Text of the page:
Reply With Quote
Old Thursday 31st May 2007, 14:05   #84
Mis
Registered User
 
Mis's Avatar

 
Join Date: Oct 2006
Location: Chislehurst, Kent
Posts: 159
I've seen several species recently but I'm still trying to get to grips with hoverflies so I'm not too sure what they were. I saw Rhingia campestris several days ago but most are unidentifieds for now!

It would be useful if this was a sticky. I hadn't realised there was a hoverfly thread and would have posted some of my photos here.
Mis is offline  
Reply With Quote
Old Thursday 31st May 2007, 14:40   #85
Surreybirder
Ken Noble
 
Surreybirder's Avatar

 
Join Date: Mar 2003
Location: Lingfield Surrey
Posts: 8,278
Blog Entries: 1
I've not seen many hoverflies, Paul, although the marmalade fly has been around for a while. Also some really small ones that I think are virtually impossible to ID from photos (because the hide under their wings when they are stationary).
How does one go about making a thread into a sticky?
Ken
Surreybirder is offline  
Reply With Quote
Old Thursday 31st May 2007, 15:10   #86
paul mabbott
Urban space man
 
paul mabbott's Avatar

 
Join Date: Oct 2005
Location: Sheffield, UK
Posts: 430
We could ask that nice Andy Bright who provided the ladybird thread .. but I've forgotten how to do it .... does everyone shout, "Andy ...."?
It will all come back ....

Quote:
Originally Posted by Surreybirder View Post
How does one go about making a thread into a sticky?
Ken
paul mabbott is offline  
Reply With Quote
Old Thursday 31st May 2007, 18:22   #87
Surreybirder
Ken Noble
 
Surreybirder's Avatar

 
Join Date: Mar 2003
Location: Lingfield Surrey
Posts: 8,278
Blog Entries: 1
Coming back to my hoverfly I think it might be a male Syrphus ribesii which is said to be 'among the most familiar of hoverflies throughout Britain... often being found in gardens'.
Ken

Last edited by Surreybirder : Thursday 31st May 2007 at 18:44.
Surreybirder is offline  
Reply With Quote
Old Friday 1st June 2007, 13:42   #88
Imaginos
Registered User
 
Imaginos's Avatar

 
Join Date: Jan 2007
Location: UK
Posts: 429
Quote:
Originally Posted by Surreybirder View Post
Coming back to my hoverfly I think it might be a male Syrphus ribesii which is said to be 'among the most familiar of hoverflies throughout Britain... often being found in gardens'.
Ken
...or S. vitripennis the difference between the males is that vitripennis has black hairs on the hind femora and microtrichia (tiny hairs) on the basal cells of the wing. Can't see enough to be sure that either character is absent I'm afraid. Both species are rather common.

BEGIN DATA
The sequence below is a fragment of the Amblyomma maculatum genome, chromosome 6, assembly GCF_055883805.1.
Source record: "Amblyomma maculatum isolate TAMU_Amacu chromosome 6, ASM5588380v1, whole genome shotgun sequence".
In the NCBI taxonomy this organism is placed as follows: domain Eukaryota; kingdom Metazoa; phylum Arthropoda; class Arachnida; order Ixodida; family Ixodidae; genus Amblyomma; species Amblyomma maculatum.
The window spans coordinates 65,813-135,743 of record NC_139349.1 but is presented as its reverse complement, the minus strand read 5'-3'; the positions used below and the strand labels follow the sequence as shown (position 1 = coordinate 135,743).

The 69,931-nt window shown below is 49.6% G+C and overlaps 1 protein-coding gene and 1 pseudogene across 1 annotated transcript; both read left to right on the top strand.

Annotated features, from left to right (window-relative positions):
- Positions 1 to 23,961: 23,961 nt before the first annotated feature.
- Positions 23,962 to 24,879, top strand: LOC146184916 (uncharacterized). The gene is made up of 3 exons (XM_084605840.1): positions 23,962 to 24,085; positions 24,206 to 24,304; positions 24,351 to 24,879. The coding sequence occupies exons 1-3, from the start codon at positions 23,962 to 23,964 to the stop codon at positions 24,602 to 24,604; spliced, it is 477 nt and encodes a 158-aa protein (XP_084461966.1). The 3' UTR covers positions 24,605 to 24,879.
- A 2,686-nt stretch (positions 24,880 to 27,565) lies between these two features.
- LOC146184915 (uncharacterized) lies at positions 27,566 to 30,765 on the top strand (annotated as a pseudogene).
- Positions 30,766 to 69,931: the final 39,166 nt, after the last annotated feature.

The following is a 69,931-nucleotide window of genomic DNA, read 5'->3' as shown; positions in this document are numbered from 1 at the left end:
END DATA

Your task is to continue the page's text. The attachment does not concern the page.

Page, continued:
Imaginos is offline  
Reply With Quote
Old Friday 1st June 2007, 14:47   #89
Surreybirder
Ken Noble
 
Surreybirder's Avatar

 
Join Date: Mar 2003
Location: Lingfield Surrey
Posts: 8,278
Blog Entries: 1
Quote:
Originally Posted by Imaginos View Post
...or S. vitripennis the difference between the males is that vitripennis has black hairs on the hind femora and microtrichia (tiny hairs) on the basal cells of the wing. Can't see enough to be sure that either character is absent I'm afraid. Both species are rather common.
That neatly sums up why I don't do many hoverfly IDs!
But thanks for your input Imaginos. At least I know what genus it belongs to.
Ken
Surreybirder is offline  
Reply With Quote
Old Friday 1st June 2007, 17:32   #90
Imaginos
Registered User
 
Imaginos's Avatar

 
Join Date: Jan 2007
Location: UK
Posts: 429
Alan Stubb's 'British Hoverflies' makes the identification as painless as possible-look out for it, the keys & plates are good & the descriptions take into account similar species so you needn't key them out if you don't want to & can go by the traditional method of looking at the pictures.
Imaginos is offline  
Reply With Quote
Old Friday 1st June 2007, 17:55   #91
Surreybirder
Ken Noble
 
Surreybirder's Avatar

 
Join Date: Mar 2003
Location: Lingfield Surrey
Posts: 8,278
Blog Entries: 1
Quote:
Originally Posted by Imaginos View Post
Alan Stubb's 'British Hoverflies' makes the identification as painless as possible-look out for it, the keys & plates are good & the descriptions take into account similar species so you needn't key them out if you don't want to & can go by the traditional method of looking at the pictures.
Believe it or not, I already have it... that's how I worked out that it was a Syrphus. (I looked at the pix )
Ken
Surreybirder is offline  
Reply With Quote
Old Sunday 3rd June 2007, 14:23   #92
Surreybirder
Ken Noble
 
Surreybirder's Avatar

 
Join Date: Mar 2003
Location: Lingfield Surrey
Posts: 8,278
Blog Entries: 1
There seem to be lots of hoverflies in our garden now, mainly quite small ones. I don't seem to have much success at photographing them. The two I got are, I think, another Syrphus (probably not determinable) and one which I don't think is a hoverfly at all - I seem to remember that it's some sort of parasitic fly. Any ID help would be appreciated.
Ken
Attached Thumbnails
Click image for larger version

Name:	hoverfly 1a (650).jpg
Views:	148
Size:	54.7 KB
ID:	87632  Click image for larger version

Name:	hoverfly 1b (650).jpg
Views:	146
Size:	54.0 KB
ID:	87633  Click image for larger version

Name:	fly 1c (650).jpg
Views:	157
Size:	92.9 KB